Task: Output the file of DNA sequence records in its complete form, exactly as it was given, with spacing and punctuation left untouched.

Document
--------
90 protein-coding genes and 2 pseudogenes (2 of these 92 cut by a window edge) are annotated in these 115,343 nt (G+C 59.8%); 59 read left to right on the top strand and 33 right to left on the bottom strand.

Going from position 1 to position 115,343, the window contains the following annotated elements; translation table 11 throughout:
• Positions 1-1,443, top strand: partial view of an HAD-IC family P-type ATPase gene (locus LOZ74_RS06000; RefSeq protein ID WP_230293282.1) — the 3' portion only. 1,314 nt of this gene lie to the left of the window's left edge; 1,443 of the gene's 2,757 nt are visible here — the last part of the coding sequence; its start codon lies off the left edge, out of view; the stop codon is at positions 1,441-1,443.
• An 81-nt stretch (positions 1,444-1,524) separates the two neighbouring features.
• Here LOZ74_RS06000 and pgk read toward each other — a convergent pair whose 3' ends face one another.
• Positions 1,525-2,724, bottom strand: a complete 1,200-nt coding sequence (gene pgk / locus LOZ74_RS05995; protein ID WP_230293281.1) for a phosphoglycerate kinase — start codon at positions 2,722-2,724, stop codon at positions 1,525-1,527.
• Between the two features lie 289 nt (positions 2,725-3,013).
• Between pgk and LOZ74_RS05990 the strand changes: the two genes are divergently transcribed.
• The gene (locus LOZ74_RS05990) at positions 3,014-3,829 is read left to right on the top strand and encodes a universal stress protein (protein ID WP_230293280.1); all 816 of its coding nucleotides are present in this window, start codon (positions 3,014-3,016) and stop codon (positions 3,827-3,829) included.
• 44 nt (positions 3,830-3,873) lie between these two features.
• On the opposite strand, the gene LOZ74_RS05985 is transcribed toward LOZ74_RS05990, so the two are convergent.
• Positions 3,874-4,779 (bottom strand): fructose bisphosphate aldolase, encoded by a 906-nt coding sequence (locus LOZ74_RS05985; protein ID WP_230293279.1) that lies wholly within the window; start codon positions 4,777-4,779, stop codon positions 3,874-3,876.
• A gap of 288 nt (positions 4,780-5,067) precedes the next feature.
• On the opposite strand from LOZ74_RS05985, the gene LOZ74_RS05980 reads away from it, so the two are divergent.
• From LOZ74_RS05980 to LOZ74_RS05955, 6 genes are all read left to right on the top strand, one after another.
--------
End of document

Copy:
90 protein-coding genes and 2 pseudogenes (2 of these 92 cut by a window edge) are annotated in these 115,343 nt (G+C 59.8%); 59 read left to right on the top strand and 33 right to left on the bottom strand.

Going from position 1 to position 115,343, the window contains the following annotated elements; translation table 11 throughout:
• Positions 1-1,443, top strand: partial view of an HAD-IC family P-type ATPase gene (locus LOZ74_RS06000; RefSeq protein ID WP_230293282.1) — the 3' portion only. 1,314 nt of this gene lie to the left of the window's left edge; 1,443 of the gene's 2,757 nt are visible here — the last part of the coding sequence; its start codon lies off the left edge, out of view; the stop codon is at positions 1,441-1,443.
• An 81-nt stretch (positions 1,444-1,524) separates the two neighbouring features.
• Here LOZ74_RS06000 and pgk read toward each other — a convergent pair whose 3' ends face one another.
• Positions 1,525-2,724, bottom strand: a complete 1,200-nt coding sequence (gene pgk / locus LOZ74_RS05995; protein ID WP_230293281.1) for a phosphoglycerate kinase — start codon at positions 2,722-2,724, stop codon at positions 1,525-1,527.
• Between the two features lie 289 nt (positions 2,725-3,013).
• Between pgk and LOZ74_RS05990 the strand changes: the two genes are divergently transcribed.
• The gene (locus LOZ74_RS05990) at positions 3,014-3,829 is read left to right on the top strand and encodes a universal stress protein (protein ID WP_230293280.1); all 816 of its coding nucleotides are present in this window, start codon (positions 3,014-3,016) and stop codon (positions 3,827-3,829) included.
• 44 nt (positions 3,830-3,873) lie between these two features.
• On the opposite strand, the gene LOZ74_RS05985 is transcribed toward LOZ74_RS05990, so the two are convergent.
• Positions 3,874-4,779 (bottom strand): fructose bisphosphate aldolase, encoded by a 906-nt coding sequence (locus LOZ74_RS05985; protein ID WP_230293279.1) that lies wholly within the window; start codon positions 4,777-4,779, stop codon positions 3,874-3,876.
• A gap of 288 nt (positions 4,780-5,067) precedes the next feature.
• On the opposite strand from LOZ74_RS05985, the gene LOZ74_RS05980 reads away from it, so the two are divergent.
• From LOZ74_RS05980 to LOZ74_RS05955, 6 genes are all read left to right on the top strand, one after another.